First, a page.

TITLE: THERMODYNAMIC STABILITY OF THIN FILMS AND MICROSTRUCTURES
In the realm of microelectronic devices and microstructures it is not generally appreciated that very high levels of stress can be created by an inappropriate choice of materials or process steps. This often leads to thermo-mechanically unstable devices which fall apart or have an extreme sensitivity to processing conditions and are thus unmanufacturable at reasonable cost. These types of problems most often occur when a development group is pushing toward a new technology or making changes in a known technology to achieve improved performance.
A major goal of this course will be to acquaint the student with the genesis and pathology of stress buildup in microstructures and the consequences which can occur such as: delamination, cracking and warping behavior. Though focus will be on problems from the microelectronics industry, the techniques employed will be generally applicable to any type of laminated or multicomponent structure such as paint and magnetic ink coatings or shrink fit assemblies.
Many times stress related phenomena can spell the demise of otherwise promising R&D projects. By being aware of these problems from the outset, steps can be taken to avoid their occurrence and thus afford a greater chance of success for the overall project.
Examples will be drawn from the instructors extensive experience in the microelectronics industry troubleshooting "real world" stress problems.
The course material will concentrate on the following concepts:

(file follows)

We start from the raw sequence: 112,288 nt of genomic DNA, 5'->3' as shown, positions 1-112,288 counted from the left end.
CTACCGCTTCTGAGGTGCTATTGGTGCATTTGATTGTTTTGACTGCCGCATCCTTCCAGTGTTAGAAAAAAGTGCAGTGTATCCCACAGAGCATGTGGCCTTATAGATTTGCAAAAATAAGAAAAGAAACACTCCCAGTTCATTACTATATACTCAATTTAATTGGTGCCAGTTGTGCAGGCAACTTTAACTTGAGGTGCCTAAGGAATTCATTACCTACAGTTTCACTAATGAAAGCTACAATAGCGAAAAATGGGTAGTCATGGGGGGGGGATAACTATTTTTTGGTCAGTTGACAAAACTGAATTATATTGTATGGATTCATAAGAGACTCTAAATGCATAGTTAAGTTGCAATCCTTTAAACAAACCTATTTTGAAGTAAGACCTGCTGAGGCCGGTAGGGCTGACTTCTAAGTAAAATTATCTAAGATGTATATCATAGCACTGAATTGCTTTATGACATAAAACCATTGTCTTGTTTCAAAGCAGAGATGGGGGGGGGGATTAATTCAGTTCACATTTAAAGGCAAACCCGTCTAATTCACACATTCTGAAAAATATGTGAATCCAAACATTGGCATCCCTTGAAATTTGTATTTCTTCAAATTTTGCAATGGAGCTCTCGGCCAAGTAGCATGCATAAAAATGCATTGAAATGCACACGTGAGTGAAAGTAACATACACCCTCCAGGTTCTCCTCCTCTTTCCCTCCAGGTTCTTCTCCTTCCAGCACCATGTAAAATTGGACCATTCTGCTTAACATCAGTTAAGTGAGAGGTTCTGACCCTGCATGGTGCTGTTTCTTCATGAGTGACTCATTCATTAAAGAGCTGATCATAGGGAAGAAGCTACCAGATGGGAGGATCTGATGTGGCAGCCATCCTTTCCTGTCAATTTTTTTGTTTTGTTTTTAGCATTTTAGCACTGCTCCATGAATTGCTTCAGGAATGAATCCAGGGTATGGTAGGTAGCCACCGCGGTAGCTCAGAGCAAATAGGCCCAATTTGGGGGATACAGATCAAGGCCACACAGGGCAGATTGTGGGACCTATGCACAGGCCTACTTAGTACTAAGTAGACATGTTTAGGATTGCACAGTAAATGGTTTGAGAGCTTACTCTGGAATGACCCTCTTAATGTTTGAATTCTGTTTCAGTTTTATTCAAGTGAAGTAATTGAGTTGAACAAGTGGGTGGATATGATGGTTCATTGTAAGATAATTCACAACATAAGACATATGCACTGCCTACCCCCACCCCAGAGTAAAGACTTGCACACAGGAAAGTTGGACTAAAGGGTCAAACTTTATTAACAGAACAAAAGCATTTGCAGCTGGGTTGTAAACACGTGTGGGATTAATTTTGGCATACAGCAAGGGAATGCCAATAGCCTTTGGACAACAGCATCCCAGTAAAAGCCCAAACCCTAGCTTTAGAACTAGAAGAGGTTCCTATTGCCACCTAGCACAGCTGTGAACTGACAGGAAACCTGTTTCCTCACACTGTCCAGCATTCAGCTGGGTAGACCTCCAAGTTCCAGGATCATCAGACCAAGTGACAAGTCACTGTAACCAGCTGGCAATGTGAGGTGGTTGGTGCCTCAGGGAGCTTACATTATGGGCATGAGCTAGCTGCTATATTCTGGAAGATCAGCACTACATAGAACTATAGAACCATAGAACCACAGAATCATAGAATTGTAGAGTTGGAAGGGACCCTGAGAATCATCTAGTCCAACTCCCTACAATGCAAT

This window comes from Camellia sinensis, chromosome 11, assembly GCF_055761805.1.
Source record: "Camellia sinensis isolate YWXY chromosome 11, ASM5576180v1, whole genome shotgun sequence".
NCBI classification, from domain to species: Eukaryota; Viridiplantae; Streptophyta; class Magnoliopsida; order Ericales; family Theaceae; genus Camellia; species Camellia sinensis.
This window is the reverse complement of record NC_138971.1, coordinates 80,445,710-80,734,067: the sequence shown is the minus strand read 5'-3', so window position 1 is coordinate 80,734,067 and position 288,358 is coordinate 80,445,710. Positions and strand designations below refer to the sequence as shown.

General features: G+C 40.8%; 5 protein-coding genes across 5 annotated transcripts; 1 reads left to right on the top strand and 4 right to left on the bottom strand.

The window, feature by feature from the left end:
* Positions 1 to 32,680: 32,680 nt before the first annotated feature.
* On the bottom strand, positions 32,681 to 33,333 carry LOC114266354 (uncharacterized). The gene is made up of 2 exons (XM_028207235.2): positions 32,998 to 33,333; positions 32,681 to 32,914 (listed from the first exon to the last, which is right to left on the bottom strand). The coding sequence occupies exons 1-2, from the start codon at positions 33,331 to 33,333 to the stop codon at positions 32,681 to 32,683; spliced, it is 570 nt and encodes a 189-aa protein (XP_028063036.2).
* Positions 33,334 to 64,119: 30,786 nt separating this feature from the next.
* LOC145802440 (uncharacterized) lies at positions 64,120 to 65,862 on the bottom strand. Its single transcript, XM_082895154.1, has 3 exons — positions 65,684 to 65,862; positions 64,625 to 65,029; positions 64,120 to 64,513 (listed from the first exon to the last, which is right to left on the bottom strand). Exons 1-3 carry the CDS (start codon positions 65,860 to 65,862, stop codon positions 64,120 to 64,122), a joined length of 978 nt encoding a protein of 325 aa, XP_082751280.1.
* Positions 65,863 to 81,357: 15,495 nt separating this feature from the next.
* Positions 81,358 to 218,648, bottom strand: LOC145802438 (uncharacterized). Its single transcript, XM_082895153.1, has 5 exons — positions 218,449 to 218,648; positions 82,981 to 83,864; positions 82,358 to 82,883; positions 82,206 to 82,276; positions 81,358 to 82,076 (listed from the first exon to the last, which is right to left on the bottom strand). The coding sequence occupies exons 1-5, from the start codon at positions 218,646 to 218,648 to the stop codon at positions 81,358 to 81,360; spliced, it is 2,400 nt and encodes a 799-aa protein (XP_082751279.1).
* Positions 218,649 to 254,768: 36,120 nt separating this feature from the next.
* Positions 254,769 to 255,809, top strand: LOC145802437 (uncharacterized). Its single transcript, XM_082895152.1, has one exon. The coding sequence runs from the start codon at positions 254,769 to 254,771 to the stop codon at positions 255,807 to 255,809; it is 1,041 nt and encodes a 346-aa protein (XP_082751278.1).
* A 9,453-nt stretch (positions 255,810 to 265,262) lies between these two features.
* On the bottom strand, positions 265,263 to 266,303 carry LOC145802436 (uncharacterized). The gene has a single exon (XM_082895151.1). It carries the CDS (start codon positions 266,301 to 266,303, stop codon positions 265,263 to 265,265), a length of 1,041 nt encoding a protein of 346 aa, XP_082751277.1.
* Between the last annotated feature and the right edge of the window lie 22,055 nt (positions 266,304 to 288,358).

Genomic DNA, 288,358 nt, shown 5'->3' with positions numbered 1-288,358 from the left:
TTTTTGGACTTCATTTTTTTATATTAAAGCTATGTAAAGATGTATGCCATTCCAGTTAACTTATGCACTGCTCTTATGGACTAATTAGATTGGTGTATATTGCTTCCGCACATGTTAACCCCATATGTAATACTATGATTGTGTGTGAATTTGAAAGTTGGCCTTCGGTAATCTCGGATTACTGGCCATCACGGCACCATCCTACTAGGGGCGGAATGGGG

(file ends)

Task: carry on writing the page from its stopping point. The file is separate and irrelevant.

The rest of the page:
- Understanding the nature of stress buildup in a structure and its relation to material properties and physical design.
- Understanding the role of material constitutive behavior on stress buildup.
- Develop methodology for computing stress levels in a structure given material properties, physical design and manufacturing process steps.
- Use knowledge of stress state to anticipate potential failure modes of structure.
Scientific, technical and engineering staff in the following areas:
- Mechanical Engineering
- Electrical Engineering
- Materials Science
- exotics i.e. diamond coatings etc.
Knowledge of vector calculus up to and including differential equations.
Basic background in strength of materials concepts.
COURSE DURATION: 2days
- Fundamentals of continuum theory:
- Concepts of deformation and strain
- Concept of stress in a solid
- Basic field equations of continuum theory
- Review of heat flow behavior:
- Fundamentals of fracture mechanics:
- Stress intensity factor
- Strain energy release rate
- Quasi static crack propagation
- Computational techniques:
- Review of analytical methods
- Introduction to numerical methods
- Boundary element analysis
- Finite element analysis
- Stress buildup in thin coatings
- Coatings with defects
Thin film wiring structures:
- Array of metal lines imbedded in insulator
- Via columns and other man made defects
Imbedded structures in silicon wafer.
BENEFITS TO THE STUDENT
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- Gain an overview of the methodology of continuum theory and how it can be applied to engineering problems.
- Gain specific insight into the nature of stress buildup in thin film laminate structures with specific emphasis on microelectronic structures.
- Learn latest techniques of fracture mechanics and how they can be applied to problems in microelectronics and other thin film applications.
- Acquire an overall insight into how materials and design specifications can affect the thermo-mechanical stability of thin film structures.
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Copyright © 1998, C4 TECHNOLOGIES, INC.
Revised -- 3/25/98